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McGill University, Montreal, Quebec, Canada
We have identified two very different modes of access, one in bacteria and one in mammalian cells. Both are dependent upon the physical chemistry of the particle.
In bacteria. Bacteria do not endocytose; thus, they are unlikely to be able to take up particles several nanometers in size unless there is a particular mechanism permitting these particles to penetrate. We have identified two features critical for uptake in bacteria. First, the QD must be conjugated to a biomolecule to which the bacterium has receptors, and the conjugation must not interfere with the recognition site of that molecule. Second, the QD must be readily photooxidized, and light exposure must occur during incubation with the bacteria. Certain biomolecules, such as the purines adenine and guanine, the neurotransmitter dopamine, and the amino acids tyrosine and tryptophan make the QDs more effective at this light-induced cell penetration. Penetration is through membrane defects in the cell surface; however, treated bacteria do not show membrane compromise or associated cell death.
In mammalian cells. The presence of specific receptors to the QD conjugate is required for uptake. Light exposure is not required, consistent with endocytic mechanisms of uptake. QDs can be visualized in cellular endosomes, and endosomes can be ruptured by exposure to UV light.
In all cells. Surprisingly, even cells that endocytose show preferential uptake of certain colors (sizes) of quantum dots. This is correlated with the ability of the different sizes to transfer electrons or holes to their conjugates.
Reactivity. With membranes, hydrophobic QDs, capped with pyridine, show integration into biomimetic lipid membranes and can be delivered (with the aid of a surfactant) to the membranes of living cells. Surprisingly, the application of large voltages (120 mV) and exposure to high-intensity UV light (Hg lamp, 60 min) are not sufficient to produce any measurable leakage events. However, hydrophilic QDs, capped with mercaptoacetic or mercaptoproprionic acids, create fast leakage events suggesting penetration through lipid membranes. Exposure to large voltages appears to be necessary to begin the process; after leakage events have begin, smaller voltages (20 mV) are sufficient to evoke additional events. Events are nonquantal and do not require light exposure.
With DNA. DNA damage by QDs appears to be related to Cd release after photodegradation of particles. Severe effects on bacterial growth were seen whenever bare core CdSe QDs were assimilated, especially in Gram positive strains. We investigated growth using measurements of cell density (optical density at 600 nm), by inspection under epifluorescence microscopy (to investigate cell morphology, spore formation, and QD-related fluorescence), by plating, and by quantitative analysis for hydroxyguanine. When QDs were added to Gram positive Bacillus cultures in early log phase (OD 600 <0.2), optical density decreased, indicating cell loss, and endospores could be visualized (n >10). When incubation was begun at mid-log phase, OD continued to increase, but more slowly than in controls: percent of control at 2 h, 60 2%; at 6 h, 39 3% (n = 3). However, the cells were unable to form colonies (n = 5; dilutions ranged from 1:5 to 1:1 for cultures of OD600 between 0.3 and 0.5). Extraction of genomic DNA and assays for oxidative DNA damage showed an average of 7.75 0.006 abasic sites per 105 base pairs in Bacillus subtilis cells exposed to yellow QD-adenine (n = 6). B. subtilis exposed to cell-wall targeted (nonassimilated) QDs under room light showed 2.33 0.005 abasic sites per 105 base pairs (n = 3). With CdSe/ZnS core-shell QDs, less than 1 abasic site was seen per 105 base pairs. However, much less QD assimilation was observed in this case: 2-fold weaker fluorescence using particles with a 15-fold greater quantum yield. Hence, it is possible that Cd release assists particle uptake.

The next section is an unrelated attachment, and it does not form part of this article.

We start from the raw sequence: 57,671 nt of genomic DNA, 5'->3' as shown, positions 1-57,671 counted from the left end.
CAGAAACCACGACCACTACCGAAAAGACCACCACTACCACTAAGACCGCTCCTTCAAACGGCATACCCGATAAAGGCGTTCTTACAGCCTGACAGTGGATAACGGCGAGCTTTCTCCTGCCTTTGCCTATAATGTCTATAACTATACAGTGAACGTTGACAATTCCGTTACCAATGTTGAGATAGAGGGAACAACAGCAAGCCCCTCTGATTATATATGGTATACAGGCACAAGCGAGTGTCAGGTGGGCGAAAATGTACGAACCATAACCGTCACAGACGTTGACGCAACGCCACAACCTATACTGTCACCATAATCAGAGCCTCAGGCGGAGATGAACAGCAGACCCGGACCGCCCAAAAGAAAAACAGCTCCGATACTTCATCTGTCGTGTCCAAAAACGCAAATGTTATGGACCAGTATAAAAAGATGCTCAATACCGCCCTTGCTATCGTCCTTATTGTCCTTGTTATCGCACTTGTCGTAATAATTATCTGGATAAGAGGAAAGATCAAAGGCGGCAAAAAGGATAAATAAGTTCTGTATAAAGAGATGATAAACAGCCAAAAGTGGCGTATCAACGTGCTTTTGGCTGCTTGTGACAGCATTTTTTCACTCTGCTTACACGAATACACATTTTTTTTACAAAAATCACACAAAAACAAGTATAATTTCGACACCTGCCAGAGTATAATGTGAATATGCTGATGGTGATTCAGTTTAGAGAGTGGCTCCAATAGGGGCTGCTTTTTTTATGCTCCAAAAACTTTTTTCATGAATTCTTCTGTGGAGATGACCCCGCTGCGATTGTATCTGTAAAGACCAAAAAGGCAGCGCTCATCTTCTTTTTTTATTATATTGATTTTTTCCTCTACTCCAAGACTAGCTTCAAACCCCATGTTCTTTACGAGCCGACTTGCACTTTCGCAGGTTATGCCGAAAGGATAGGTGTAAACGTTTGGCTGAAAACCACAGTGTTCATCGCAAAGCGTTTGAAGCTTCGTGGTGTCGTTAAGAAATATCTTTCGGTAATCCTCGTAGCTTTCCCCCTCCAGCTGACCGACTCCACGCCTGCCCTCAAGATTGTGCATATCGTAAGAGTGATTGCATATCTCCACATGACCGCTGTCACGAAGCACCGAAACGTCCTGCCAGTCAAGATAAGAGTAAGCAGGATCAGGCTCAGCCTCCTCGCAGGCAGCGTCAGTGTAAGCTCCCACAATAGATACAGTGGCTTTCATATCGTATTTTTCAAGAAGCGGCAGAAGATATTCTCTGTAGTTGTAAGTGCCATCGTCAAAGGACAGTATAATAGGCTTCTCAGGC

Stability. The QD conjugates we have used have all linked a biomolecule to the QD surface cap via an amide bond. Proteases in cellular lysosomes break these bonds, liberating the QD from its conjugate. Small conjugates can thus diffuse out of the lysosomes and into the cell. Using QD-dopamine, this process may be directly observed as oxidized dopamine shows blue fluorescence.
Prolonged exposure to light and oxidizing conditions do not appear to lead to significant release of Cd from CdSe/ZnS core-shell particles. Ion chromatography/ mass spectrometry (ICP-MS) revealed less than 1 ppm Cd in aqueous solutions of core-shell dopamine conjugates after 4 hours of UV exposure. The addition of antioxidants to these solutions (beta-mercaptoethanol or ascorbic acid) reduced the Cd release to less than 20 ppb.
Conclusions and future work. The photophysics of QDs, particularly their size, redox potential (which depends not only on band gap, but on the presence of surface states) has a great influence on the interactions of these particles with biological cells and structures. Electron transfer processes should be sought as causes of selective uptake of specific sizes of QDs. Common biomolecules can also sensitize QDs, making them more photoreactive and able to damage cell membranes with or without Cd release. DNA damage, however, has so far only been seen when Cd is released in significant quantities.